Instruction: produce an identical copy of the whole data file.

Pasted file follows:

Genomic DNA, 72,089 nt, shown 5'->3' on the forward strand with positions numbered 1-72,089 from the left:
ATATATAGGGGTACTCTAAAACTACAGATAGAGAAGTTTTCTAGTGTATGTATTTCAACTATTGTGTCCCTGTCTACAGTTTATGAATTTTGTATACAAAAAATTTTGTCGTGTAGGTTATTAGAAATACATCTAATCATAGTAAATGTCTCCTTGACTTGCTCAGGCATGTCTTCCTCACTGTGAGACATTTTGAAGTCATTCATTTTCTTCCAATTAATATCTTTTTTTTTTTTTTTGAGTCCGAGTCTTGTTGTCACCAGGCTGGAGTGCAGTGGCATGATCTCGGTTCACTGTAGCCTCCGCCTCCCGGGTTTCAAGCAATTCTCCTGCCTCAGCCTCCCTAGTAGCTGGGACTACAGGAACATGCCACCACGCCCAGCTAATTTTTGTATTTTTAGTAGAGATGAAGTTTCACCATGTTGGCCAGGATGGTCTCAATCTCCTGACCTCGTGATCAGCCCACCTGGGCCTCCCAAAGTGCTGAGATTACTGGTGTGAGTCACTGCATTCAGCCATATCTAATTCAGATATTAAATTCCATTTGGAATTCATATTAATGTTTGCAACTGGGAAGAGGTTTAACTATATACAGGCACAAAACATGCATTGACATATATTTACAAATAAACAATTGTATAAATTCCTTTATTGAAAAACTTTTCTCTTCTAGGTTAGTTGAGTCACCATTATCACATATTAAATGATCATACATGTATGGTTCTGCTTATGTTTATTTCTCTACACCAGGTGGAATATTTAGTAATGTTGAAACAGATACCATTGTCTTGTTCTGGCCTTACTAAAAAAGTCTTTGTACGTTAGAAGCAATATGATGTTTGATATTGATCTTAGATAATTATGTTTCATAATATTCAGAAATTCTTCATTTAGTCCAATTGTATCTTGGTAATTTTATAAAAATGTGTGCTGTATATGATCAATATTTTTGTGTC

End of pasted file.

Genomic DNA, 72,089 nt, shown 5'->3' on the forward strand with positions numbered 1-72,089 from the left:
ATATATAGGGGTACTCTAAAACTACAGATAGAGAAGTTTTCTAGTGTATGTATTTCAACTATTGTGTCCCTGTCTACAGTTTATGAATTTTGTATACAAAAAATTTTGTCGTGTAGGTTATTAGAAATACATCTAATCATAGTAAATGTCTCCTTGACTTGCTCAGGCATGTCTTCCTCACTGTGAGACATTTTGAAGTCATTCATTTTCTTCCAATTAATATCTTTTTTTTTTTTTTTGAGTCCGAGTCTTGTTGTCACCAGGCTGGAGTGCAGTGGCATGATCTCGGTTCACTGTAGCCTCCGCCTCCCGGGTTTCAAGCAATTCTCCTGCCTCAGCCTCCCTAGTAGCTGGGACTACAGGAACATGCCACCACGCCCAGCTAATTTTTGTATTTTTAGTAGAGATGAAGTTTCACCATGTTGGCCAGGATGGTCTCAATCTCCTGACCTCGTGATCAGCCCACCTGGGCCTCCCAAAGTGCTGAGATTACTGGTGTGAGTCACTGCATTCAGCCATATCTAATTCAGATATTAAATTCCATTTGGAATTCATATTAATGTTTGCAACTGGGAAGAGGTTTAACTATATACAGGCACAAAACATGCATTGACATATATTTACAAATAAACAATTGTATAAATTCCTTTATTGAAAAACTTTTCTCTTCTAGGTTAGTTGAGTCACCATTATCACATATTAAATGATCATACATGTATGGTTCTGCTTATGTTTATTTCTCTACACCAGGTGGAATATTTAGTAATGTTGAAACAGATACCATTGTCTTGTTCTGGCCTTACTAAAAAAGTCTTTGTACGTTAGAAGCAATATGATGTTTGATATTGATCTTAGATAATTATGTTTCATAATATTCAGAAATTCTTCATTTAGTCCAATTGTATCTTGGTAATTTTATAAAAATGTGTGCTGTATATGATCAATATTTTTGTGTC